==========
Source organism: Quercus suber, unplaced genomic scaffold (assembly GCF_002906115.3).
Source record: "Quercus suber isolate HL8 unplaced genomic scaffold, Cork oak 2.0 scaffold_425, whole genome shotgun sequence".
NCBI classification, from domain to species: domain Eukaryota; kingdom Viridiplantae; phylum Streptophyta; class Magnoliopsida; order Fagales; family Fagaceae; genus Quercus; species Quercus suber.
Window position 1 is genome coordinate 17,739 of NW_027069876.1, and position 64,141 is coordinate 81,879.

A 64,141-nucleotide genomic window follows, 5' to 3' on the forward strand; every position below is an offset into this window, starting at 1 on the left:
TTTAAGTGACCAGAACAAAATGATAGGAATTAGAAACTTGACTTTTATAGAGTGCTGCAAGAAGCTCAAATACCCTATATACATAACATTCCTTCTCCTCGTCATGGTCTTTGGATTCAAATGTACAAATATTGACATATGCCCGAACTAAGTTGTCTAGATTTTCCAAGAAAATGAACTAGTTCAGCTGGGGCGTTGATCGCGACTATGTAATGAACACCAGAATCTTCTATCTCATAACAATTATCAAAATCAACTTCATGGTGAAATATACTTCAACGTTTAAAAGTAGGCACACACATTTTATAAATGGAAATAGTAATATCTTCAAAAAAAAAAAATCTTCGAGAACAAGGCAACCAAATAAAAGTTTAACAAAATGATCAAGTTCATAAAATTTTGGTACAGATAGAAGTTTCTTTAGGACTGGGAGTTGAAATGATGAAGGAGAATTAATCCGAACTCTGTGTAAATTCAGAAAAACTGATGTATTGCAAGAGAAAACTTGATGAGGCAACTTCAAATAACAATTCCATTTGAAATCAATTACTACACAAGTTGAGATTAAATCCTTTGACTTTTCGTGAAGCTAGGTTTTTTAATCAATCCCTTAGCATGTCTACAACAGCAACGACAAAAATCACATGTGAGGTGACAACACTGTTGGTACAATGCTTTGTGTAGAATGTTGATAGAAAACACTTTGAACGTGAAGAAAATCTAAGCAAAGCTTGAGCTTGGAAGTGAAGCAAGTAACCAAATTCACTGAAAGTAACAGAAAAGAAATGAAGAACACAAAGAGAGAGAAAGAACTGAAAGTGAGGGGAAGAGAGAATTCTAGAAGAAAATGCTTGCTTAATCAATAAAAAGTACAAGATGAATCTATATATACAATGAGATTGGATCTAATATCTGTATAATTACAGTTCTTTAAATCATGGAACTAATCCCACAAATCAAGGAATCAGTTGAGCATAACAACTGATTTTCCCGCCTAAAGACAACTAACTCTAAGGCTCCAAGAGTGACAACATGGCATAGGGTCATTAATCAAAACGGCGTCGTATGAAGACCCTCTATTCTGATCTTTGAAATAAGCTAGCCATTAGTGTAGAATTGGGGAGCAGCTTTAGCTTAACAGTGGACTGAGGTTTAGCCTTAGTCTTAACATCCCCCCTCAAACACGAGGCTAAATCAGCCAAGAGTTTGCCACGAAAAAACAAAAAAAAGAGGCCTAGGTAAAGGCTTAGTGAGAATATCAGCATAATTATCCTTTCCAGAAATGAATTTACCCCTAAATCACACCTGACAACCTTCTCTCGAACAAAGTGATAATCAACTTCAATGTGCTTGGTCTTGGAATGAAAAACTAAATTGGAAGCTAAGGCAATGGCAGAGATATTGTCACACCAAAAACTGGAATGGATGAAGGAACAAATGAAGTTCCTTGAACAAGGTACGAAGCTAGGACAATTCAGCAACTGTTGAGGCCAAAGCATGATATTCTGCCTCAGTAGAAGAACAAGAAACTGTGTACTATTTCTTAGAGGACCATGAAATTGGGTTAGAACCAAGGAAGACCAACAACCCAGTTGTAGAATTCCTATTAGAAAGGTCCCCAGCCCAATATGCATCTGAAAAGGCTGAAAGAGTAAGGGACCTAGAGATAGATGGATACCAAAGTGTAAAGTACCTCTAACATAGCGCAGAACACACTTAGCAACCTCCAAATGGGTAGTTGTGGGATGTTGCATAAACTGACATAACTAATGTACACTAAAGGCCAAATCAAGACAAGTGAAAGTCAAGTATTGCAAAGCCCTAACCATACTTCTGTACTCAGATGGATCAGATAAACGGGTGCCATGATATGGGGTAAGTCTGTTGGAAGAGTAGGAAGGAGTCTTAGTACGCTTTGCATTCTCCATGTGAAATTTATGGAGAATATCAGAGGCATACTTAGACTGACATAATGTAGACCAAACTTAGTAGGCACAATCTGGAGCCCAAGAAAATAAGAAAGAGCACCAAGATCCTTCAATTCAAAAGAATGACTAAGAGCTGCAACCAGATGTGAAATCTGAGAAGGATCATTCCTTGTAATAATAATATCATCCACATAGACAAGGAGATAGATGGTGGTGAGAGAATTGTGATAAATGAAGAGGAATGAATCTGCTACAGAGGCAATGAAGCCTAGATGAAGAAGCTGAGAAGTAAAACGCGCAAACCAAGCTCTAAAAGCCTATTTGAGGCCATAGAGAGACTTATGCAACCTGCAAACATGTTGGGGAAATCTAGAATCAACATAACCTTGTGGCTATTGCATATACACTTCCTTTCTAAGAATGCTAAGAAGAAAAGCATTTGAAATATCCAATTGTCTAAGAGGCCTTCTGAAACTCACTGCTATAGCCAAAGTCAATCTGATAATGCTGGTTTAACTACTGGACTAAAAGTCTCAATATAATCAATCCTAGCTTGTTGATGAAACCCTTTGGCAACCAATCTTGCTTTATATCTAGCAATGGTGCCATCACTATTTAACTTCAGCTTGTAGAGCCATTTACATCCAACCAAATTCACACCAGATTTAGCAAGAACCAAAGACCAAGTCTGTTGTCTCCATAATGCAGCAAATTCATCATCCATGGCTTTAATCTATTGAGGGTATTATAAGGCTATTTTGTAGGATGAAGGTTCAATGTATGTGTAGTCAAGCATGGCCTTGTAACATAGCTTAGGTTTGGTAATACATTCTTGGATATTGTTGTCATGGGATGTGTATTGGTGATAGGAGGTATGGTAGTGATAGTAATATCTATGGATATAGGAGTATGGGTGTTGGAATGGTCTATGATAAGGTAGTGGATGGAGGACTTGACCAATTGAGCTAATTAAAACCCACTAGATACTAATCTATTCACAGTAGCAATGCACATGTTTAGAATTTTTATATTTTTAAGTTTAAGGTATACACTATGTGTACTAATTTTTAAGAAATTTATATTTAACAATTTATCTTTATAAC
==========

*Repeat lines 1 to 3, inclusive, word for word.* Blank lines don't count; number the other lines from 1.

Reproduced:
Source organism: Quercus suber, unplaced genomic scaffold (assembly GCF_002906115.3).
Source record: "Quercus suber isolate HL8 unplaced genomic scaffold, Cork oak 2.0 scaffold_425, whole genome shotgun sequence".
NCBI classification, from domain to species: domain Eukaryota; kingdom Viridiplantae; phylum Streptophyta; class Magnoliopsida; order Fagales; family Fagaceae; genus Quercus; species Quercus suber.